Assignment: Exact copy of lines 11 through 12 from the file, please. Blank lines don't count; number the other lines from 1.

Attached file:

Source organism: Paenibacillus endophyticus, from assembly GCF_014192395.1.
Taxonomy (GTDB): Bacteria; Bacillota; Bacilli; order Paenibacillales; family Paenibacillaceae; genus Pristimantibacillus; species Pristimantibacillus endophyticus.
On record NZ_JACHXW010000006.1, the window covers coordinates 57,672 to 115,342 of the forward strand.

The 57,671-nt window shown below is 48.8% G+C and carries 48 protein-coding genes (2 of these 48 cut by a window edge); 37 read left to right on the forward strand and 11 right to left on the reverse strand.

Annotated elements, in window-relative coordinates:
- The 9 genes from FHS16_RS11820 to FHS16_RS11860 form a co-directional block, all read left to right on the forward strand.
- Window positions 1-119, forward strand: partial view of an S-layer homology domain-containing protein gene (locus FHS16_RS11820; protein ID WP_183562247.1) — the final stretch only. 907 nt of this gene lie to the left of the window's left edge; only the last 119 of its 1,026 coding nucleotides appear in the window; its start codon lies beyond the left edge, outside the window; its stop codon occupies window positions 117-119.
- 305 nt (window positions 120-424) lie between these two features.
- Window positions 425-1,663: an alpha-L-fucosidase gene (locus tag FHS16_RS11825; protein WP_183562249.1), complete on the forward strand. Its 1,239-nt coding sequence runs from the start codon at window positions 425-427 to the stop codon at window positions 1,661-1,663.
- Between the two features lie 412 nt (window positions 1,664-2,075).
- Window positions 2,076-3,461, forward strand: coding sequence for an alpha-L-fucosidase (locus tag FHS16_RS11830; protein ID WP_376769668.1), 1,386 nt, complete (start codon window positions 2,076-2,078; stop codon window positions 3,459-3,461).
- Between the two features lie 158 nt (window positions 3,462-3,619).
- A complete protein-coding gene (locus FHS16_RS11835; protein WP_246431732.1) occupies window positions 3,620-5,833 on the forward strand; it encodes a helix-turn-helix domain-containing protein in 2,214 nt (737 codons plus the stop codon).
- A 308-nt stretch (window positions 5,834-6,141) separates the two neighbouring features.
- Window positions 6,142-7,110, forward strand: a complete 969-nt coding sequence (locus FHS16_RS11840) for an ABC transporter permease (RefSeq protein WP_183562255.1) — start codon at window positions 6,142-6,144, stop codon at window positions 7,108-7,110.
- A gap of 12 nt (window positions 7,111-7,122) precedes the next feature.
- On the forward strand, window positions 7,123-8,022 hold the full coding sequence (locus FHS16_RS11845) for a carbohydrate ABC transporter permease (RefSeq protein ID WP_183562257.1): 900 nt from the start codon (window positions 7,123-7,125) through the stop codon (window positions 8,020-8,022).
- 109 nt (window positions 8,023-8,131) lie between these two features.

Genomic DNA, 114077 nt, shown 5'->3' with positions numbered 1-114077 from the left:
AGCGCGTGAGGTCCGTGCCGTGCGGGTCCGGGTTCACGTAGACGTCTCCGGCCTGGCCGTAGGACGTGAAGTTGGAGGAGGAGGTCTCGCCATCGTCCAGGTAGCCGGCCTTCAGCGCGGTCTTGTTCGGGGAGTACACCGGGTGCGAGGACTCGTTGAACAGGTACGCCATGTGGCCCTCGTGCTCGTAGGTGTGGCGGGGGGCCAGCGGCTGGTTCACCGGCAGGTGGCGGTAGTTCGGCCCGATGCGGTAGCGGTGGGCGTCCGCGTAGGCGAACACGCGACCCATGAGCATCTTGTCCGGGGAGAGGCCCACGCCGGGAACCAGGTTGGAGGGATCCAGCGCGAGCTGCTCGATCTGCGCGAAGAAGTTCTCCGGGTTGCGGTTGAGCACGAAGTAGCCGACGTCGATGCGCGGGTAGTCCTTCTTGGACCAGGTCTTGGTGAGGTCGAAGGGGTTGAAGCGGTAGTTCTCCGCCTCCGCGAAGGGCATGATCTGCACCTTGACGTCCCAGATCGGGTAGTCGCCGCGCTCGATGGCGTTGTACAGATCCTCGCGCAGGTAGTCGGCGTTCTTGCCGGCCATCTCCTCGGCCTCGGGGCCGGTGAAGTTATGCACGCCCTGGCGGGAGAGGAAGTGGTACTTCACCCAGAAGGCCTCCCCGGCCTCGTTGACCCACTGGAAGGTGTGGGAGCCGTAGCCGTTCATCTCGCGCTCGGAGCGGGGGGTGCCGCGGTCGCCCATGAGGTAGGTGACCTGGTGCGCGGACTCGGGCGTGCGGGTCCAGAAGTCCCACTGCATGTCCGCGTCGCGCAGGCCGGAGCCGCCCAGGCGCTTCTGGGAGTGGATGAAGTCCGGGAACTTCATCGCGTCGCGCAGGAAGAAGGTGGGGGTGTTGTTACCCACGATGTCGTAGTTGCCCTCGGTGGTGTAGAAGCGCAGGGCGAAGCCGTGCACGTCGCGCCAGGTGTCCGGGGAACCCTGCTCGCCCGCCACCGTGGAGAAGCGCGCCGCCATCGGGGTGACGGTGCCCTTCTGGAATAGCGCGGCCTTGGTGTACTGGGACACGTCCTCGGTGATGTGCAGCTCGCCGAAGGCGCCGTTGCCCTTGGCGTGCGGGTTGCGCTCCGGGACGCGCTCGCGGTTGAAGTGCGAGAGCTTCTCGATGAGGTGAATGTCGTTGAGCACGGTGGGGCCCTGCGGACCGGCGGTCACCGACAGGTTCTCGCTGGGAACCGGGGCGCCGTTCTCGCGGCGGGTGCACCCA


- Window positions 2,076-3,461, forward strand: coding sequence for an alpha-L-fucosidase (locus tag FHS16_RS11830; protein ID WP_376769668.1), 1,386 nt, complete (start codon window positions 2,076-2,078; stop codon window positions 3,459-3,461).
- Between the two features lie 158 nt (window positions 3,462-3,619).